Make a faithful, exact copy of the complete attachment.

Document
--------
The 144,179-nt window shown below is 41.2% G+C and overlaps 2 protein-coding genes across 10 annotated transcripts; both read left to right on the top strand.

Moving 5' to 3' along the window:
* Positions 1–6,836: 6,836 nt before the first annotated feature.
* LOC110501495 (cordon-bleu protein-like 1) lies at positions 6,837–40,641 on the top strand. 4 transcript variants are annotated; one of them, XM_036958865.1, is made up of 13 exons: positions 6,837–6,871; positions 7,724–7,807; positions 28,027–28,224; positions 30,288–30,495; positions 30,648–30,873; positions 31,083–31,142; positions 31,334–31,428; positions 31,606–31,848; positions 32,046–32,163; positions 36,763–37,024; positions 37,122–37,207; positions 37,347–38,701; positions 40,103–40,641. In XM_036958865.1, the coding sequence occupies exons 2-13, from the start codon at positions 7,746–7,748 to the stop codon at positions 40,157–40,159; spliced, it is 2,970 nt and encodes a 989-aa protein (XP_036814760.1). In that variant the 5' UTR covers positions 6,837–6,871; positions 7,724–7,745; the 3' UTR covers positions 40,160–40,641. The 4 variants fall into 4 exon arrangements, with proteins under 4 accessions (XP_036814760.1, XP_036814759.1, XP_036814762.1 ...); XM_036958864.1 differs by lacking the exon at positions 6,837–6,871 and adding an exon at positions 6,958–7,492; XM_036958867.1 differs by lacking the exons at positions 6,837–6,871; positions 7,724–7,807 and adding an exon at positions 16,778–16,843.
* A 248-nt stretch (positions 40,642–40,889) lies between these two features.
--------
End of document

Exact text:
The 144,179-nt window shown below is 41.2% G+C and overlaps 2 protein-coding genes across 10 annotated transcripts; both read left to right on the top strand.

Moving 5' to 3' along the window:
* Positions 1–6,836: 6,836 nt before the first annotated feature.
* LOC110501495 (cordon-bleu protein-like 1) lies at positions 6,837–40,641 on the top strand. 4 transcript variants are annotated; one of them, XM_036958865.1, is made up of 13 exons: positions 6,837–6,871; positions 7,724–7,807; positions 28,027–28,224; positions 30,288–30,495; positions 30,648–30,873; positions 31,083–31,142; positions 31,334–31,428; positions 31,606–31,848; positions 32,046–32,163; positions 36,763–37,024; positions 37,122–37,207; positions 37,347–38,701; positions 40,103–40,641. In XM_036958865.1, the coding sequence occupies exons 2-13, from the start codon at positions 7,746–7,748 to the stop codon at positions 40,157–40,159; spliced, it is 2,970 nt and encodes a 989-aa protein (XP_036814760.1). In that variant the 5' UTR covers positions 6,837–6,871; positions 7,724–7,745; the 3' UTR covers positions 40,160–40,641. The 4 variants fall into 4 exon arrangements, with proteins under 4 accessions (XP_036814760.1, XP_036814759.1, XP_036814762.1 ...); XM_036958864.1 differs by lacking the exon at positions 6,837–6,871 and adding an exon at positions 6,958–7,492; XM_036958867.1 differs by lacking the exons at positions 6,837–6,871; positions 7,724–7,807 and adding an exon at positions 16,778–16,843.
* A 248-nt stretch (positions 40,642–40,889) lies between these two features.